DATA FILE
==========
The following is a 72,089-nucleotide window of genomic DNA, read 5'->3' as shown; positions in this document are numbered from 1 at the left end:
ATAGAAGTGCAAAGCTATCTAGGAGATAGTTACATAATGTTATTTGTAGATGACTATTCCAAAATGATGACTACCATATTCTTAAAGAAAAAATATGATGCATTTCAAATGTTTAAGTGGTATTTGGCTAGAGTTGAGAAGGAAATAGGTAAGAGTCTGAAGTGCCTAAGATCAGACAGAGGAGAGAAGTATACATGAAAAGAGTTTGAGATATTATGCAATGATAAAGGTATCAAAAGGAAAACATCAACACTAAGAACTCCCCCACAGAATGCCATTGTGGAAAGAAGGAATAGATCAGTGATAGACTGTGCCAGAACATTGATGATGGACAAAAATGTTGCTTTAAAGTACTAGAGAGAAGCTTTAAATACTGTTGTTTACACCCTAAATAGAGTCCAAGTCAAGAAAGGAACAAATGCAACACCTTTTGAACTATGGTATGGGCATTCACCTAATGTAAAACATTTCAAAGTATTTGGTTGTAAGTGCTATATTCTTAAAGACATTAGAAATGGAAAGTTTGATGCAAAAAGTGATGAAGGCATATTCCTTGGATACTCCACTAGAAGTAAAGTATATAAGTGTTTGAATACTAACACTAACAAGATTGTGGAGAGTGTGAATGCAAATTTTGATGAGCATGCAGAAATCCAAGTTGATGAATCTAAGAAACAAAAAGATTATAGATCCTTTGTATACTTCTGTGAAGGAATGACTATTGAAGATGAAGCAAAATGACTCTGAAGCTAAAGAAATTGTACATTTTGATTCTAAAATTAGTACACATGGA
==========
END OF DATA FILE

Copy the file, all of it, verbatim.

The following is a 72,089-nucleotide window of genomic DNA, read 5'->3' as shown; positions in this document are numbered from 1 at the left end:
ATAGAAGTGCAAAGCTATCTAGGAGATAGTTACATAATGTTATTTGTAGATGACTATTCCAAAATGATGACTACCATATTCTTAAAGAAAAAATATGATGCATTTCAAATGTTTAAGTGGTATTTGGCTAGAGTTGAGAAGGAAATAGGTAAGAGTCTGAAGTGCCTAAGATCAGACAGAGGAGAGAAGTATACATGAAAAGAGTTTGAGATATTATGCAATGATAAAGGTATCAAAAGGAAAACATCAACACTAAGAACTCCCCCACAGAATGCCATTGTGGAAAGAAGGAATAGATCAGTGATAGACTGTGCCAGAACATTGATGATGGACAAAAATGTTGCTTTAAAGTACTAGAGAGAAGCTTTAAATACTGTTGTTTACACCCTAAATAGAGTCCAAGTCAAGAAAGGAACAAATGCAACACCTTTTGAACTATGGTATGGGCATTCACCTAATGTAAAACATTTCAAAGTATTTGGTTGTAAGTGCTATATTCTTAAAGACATTAGAAATGGAAAGTTTGATGCAAAAAGTGATGAAGGCATATTCCTTGGATACTCCACTAGAAGTAAAGTATATAAGTGTTTGAATACTAACACTAACAAGATTGTGGAGAGTGTGAATGCAAATTTTGATGAGCATGCAGAAATCCAAGTTGATGAATCTAAGAAACAAAAAGATTATAGATCCTTTGTATACTTCTGTGAAGGAATGACTATTGAAGATGAAGCAAAATGACTCTGAAGCTAAAGAAATTGTACATTTTGATTCTAAAATTAGTACACATGGA